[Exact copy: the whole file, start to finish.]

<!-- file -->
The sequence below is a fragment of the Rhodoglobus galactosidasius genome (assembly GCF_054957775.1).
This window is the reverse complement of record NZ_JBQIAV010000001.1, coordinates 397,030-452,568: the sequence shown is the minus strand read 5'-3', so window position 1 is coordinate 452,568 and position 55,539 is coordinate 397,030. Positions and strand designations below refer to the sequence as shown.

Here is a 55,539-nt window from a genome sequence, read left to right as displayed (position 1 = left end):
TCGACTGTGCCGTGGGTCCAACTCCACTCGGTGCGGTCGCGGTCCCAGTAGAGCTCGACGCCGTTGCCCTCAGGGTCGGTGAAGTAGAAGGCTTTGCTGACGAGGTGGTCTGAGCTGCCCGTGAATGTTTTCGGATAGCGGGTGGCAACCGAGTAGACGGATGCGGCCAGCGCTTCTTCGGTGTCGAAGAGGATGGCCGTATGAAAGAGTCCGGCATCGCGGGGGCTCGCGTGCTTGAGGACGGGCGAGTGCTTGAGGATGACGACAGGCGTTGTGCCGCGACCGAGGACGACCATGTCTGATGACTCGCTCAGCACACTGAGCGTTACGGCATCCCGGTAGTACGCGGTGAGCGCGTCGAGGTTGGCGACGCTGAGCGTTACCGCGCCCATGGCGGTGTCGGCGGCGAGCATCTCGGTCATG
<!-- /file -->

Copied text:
The sequence below is a fragment of the Rhodoglobus galactosidasius genome (assembly GCF_054957775.1).
This window is the reverse complement of record NZ_JBQIAV010000001.1, coordinates 397,030-452,568: the sequence shown is the minus strand read 5'-3', so window position 1 is coordinate 452,568 and position 55,539 is coordinate 397,030. Positions and strand designations below refer to the sequence as shown.

Here is a 55,539-nt window from a genome sequence, read left to right as displayed (position 1 = left end):
TCGACTGTGCCGTGGGTCCAACTCCACTCGGTGCGGTCGCGGTCCCAGTAGAGCTCGACGCCGTTGCCCTCAGGGTCGGTGAAGTAGAAGGCTTTGCTGACGAGGTGGTCTGAGCTGCCCGTGAATGTTTTCGGATAGCGGGTGGCAACCGAGTAGACGGATGCGGCCAGCGCTTCTTCGGTGTCGAAGAGGATGGCCGTATGAAAGAGTCCGGCATCGCGGGGGCTCGCGTGCTTGAGGACGGGCGAGTGCTTGAGGATGACGACAGGCGTTGTGCCGCGACCGAGGACGACCATGTCTGATGACTCGCTCAGCACACTGAGCGTTACGGCATCCCGGTAGTACGCGGTGAGCGCGTCGAGGTTGGCGACGCTGAGCGTTACCGCGCCCATGGCGGTGTCGGCGGCGAGCATCTCGGTCATG